The event was scheduled to take place from September 20 until September 27 in Aigle and Martigny but that was deemed inviable after the Swiss Federal Council maintained a ban on gatherings of over 1,000 people due to the ongoing coronavirus pandemic.

The UCI stated it would seek an alternative host to ensure the championships still go ahead, with a final decision to be taken by September 1.

"Our federation, which was greatly looking forward to welcoming the world's best riders to 'its' home, close to its headquarters and its training centre in Aigle, shares the disappointment of the athletes, national teams, organisers and everyone implicated in this exceptional project," the UCI said in a statement.

"Given the sporting importance of the UCI Road World Championships for cycling, the UCI would like to clarify that it will work towards finding an alternative project to ensure the 2020 edition of the event can take place, with the priority being in Europe and at the dates initially scheduled. It could include all or some of the planned races.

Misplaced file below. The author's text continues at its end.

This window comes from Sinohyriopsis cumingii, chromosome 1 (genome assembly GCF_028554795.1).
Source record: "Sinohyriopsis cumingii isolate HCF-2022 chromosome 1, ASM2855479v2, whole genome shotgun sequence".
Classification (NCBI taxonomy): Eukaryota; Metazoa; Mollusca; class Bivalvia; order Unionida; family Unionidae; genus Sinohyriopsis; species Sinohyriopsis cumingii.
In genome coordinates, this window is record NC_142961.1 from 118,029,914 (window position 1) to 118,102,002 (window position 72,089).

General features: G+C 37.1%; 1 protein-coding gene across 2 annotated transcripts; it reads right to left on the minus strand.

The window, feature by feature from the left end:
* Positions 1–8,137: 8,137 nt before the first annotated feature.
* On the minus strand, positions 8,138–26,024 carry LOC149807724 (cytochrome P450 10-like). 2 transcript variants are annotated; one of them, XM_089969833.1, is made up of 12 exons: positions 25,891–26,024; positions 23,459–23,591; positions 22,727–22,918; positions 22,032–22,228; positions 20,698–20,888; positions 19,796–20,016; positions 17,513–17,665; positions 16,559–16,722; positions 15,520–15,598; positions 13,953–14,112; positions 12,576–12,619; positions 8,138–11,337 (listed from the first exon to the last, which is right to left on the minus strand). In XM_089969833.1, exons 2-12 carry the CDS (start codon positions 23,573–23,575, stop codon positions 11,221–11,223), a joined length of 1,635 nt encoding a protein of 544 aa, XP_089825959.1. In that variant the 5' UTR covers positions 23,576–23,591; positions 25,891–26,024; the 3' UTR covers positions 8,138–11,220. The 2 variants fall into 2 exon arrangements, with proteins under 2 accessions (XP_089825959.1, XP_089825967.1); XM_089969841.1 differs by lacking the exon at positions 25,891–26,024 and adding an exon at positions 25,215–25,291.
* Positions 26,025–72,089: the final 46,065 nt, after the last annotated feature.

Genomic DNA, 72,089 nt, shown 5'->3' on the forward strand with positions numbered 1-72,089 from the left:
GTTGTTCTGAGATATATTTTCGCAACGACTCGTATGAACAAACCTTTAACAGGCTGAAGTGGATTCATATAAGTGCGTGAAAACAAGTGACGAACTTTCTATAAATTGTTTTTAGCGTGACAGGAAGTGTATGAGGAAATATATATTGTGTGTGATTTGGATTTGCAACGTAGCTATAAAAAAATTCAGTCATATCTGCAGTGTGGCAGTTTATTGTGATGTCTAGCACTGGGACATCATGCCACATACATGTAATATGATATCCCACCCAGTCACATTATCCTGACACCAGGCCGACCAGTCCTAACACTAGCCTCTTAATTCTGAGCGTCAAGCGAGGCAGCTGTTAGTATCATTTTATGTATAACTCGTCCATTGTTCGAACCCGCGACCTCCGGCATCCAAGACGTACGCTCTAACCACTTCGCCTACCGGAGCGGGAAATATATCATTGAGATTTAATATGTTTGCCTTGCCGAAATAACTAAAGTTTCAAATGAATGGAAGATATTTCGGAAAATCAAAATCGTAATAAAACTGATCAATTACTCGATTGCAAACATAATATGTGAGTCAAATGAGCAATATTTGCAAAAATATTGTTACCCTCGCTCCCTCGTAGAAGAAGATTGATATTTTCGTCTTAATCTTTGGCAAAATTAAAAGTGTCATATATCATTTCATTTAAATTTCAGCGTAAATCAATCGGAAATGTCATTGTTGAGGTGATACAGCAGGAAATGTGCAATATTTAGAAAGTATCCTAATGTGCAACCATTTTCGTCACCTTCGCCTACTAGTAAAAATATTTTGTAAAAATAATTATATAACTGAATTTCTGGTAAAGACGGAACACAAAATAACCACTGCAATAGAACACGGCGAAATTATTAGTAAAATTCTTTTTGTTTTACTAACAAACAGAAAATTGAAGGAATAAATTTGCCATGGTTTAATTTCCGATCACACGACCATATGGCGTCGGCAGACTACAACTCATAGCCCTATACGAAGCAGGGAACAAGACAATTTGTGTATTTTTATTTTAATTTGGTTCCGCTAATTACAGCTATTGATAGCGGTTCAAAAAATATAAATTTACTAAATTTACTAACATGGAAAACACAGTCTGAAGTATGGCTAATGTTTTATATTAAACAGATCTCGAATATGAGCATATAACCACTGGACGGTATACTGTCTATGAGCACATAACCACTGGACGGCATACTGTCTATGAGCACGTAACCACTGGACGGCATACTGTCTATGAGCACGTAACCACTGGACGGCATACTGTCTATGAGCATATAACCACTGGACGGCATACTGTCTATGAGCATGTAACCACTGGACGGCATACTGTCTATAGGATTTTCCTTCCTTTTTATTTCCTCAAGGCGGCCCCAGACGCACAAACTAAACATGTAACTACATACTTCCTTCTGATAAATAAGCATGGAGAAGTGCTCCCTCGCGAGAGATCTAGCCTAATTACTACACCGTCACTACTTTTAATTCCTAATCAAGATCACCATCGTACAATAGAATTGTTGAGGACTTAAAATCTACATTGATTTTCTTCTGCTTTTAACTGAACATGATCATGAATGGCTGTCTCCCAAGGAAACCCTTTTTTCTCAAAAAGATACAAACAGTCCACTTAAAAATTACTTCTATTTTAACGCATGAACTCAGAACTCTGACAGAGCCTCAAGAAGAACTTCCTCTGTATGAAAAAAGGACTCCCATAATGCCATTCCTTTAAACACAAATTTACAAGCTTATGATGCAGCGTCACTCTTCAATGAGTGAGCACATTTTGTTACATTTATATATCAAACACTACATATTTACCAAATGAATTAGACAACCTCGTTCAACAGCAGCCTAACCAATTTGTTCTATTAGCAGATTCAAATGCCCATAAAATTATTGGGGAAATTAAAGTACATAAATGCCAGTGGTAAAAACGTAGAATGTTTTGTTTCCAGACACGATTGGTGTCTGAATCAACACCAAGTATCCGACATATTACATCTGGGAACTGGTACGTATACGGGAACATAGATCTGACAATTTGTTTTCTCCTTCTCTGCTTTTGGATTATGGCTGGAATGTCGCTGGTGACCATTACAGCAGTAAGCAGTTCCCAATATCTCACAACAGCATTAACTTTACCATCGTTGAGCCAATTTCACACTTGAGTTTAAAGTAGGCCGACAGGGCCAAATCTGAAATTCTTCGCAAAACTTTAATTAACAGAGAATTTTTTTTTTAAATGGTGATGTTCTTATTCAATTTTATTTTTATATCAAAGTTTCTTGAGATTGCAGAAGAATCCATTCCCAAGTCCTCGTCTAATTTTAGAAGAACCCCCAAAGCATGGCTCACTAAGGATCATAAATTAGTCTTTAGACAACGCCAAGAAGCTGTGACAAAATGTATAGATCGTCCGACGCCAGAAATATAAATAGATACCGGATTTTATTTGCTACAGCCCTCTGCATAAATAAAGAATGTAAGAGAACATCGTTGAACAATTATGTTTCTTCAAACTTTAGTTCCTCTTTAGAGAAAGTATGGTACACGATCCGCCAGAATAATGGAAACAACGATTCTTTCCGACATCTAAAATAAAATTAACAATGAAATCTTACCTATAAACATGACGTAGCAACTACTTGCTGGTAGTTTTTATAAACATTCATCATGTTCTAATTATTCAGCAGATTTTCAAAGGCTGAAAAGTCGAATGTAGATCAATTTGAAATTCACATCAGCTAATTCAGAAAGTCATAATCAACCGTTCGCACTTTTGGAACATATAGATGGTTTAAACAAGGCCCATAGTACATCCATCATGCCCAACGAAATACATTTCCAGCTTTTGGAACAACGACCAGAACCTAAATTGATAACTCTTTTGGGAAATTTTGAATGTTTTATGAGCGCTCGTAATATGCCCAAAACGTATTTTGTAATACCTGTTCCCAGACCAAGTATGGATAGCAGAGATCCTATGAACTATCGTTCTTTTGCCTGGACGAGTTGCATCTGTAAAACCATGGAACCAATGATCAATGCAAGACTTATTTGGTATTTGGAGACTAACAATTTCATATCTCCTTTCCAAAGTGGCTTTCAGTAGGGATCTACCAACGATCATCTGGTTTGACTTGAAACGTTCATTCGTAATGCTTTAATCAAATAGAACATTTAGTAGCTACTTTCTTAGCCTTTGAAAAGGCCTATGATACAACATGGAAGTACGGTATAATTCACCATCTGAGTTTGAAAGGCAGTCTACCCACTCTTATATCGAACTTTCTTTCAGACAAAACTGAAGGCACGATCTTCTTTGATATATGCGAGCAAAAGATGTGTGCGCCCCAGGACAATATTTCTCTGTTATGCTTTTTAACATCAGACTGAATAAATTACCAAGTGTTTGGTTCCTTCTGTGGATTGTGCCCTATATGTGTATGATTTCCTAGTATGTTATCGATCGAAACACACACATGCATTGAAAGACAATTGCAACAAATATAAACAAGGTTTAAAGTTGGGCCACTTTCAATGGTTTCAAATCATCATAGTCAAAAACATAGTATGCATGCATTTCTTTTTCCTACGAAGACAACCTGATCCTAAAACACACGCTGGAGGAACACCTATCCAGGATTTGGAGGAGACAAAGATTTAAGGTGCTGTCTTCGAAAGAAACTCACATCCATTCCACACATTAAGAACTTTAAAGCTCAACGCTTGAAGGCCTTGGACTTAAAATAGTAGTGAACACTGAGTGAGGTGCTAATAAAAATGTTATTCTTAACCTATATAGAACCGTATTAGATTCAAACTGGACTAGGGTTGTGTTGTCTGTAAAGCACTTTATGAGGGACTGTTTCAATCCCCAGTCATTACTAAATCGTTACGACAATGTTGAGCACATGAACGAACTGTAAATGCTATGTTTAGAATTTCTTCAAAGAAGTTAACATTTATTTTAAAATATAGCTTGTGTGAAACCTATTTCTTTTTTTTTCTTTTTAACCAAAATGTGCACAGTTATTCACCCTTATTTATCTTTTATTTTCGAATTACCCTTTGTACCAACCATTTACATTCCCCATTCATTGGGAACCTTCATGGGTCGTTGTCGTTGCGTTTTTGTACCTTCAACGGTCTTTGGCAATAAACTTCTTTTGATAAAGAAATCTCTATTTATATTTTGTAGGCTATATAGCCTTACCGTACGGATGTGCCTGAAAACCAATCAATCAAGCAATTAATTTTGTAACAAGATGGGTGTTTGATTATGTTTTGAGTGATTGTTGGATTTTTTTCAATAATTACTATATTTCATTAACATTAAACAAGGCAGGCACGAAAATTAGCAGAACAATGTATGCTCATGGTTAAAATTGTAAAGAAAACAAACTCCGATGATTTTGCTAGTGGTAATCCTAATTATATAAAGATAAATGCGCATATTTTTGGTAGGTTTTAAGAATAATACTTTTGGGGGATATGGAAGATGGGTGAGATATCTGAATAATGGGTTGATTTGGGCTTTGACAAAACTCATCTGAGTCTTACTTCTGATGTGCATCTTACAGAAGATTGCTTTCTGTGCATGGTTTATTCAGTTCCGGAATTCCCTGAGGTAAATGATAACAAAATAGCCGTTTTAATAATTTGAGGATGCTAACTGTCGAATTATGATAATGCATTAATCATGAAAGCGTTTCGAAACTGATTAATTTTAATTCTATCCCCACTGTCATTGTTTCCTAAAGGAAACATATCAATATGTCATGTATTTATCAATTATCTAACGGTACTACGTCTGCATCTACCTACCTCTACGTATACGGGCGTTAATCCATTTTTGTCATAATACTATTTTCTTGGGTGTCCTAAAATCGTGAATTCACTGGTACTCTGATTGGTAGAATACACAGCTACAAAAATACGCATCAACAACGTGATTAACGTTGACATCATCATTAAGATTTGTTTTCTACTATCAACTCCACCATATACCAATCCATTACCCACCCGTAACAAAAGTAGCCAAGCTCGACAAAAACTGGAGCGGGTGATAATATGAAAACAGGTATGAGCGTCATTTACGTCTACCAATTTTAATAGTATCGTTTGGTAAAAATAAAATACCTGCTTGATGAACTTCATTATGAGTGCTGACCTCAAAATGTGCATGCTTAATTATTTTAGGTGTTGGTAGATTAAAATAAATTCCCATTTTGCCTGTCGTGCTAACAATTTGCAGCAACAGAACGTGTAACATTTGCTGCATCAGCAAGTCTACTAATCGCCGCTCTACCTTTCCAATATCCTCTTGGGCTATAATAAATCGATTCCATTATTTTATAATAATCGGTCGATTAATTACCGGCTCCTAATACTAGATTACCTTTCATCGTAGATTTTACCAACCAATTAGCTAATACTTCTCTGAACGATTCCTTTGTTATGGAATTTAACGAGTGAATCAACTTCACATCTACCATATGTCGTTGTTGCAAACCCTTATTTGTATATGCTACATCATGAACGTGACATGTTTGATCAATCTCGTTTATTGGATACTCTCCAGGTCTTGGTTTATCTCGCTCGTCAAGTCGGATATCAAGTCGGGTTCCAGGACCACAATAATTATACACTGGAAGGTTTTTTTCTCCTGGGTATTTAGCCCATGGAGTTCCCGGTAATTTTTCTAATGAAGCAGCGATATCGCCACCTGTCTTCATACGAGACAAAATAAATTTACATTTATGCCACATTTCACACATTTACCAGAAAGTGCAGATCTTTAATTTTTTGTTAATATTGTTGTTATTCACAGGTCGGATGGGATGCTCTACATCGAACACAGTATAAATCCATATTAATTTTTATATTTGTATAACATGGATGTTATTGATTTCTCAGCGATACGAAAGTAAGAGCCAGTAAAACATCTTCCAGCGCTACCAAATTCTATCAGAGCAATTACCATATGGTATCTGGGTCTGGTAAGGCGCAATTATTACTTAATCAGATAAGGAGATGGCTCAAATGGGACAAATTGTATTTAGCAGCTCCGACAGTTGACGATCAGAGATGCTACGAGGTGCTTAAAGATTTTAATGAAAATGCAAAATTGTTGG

"The UCI will look for a host city that would be able to provide a route as challenging as that in Aigle-Martigny and which would therefore suit the same type of riders who had initially planned to participate in Switzerland.

"Conscious that time is of the essence for the athletes, the national federations and all implicated parties, the UCI will communicate more information as soon as possible and will take a final decision by September 1 at the latest."

Dylan Groenewegen says competing again is far from his thoughts after he was suspended from racing by his own team following the Tour of Poland crash that left Fabio Jakobsen in an induced coma.

The Jumbo-Visma team said Groenewegen is "devastated" by this week's events and has acknowledged it was his mistake that caused fellow Dutchman Jakobsen to be hospitalised.

He appeared to nudge Jakobsen into the barriers in a high-speed sprint finish on Wednesday's opening stage of the race, and world governing body the UCI is looking at whether to discipline Groenewegen, which could mean a ban.

Jumbo-Visma said Groenewegen "broke a sports rule and that’s unacceptable", adding: "We have decided that Dylan will not start in a race until the judgment of the disciplinary committee to which the UCI has handed over the incident."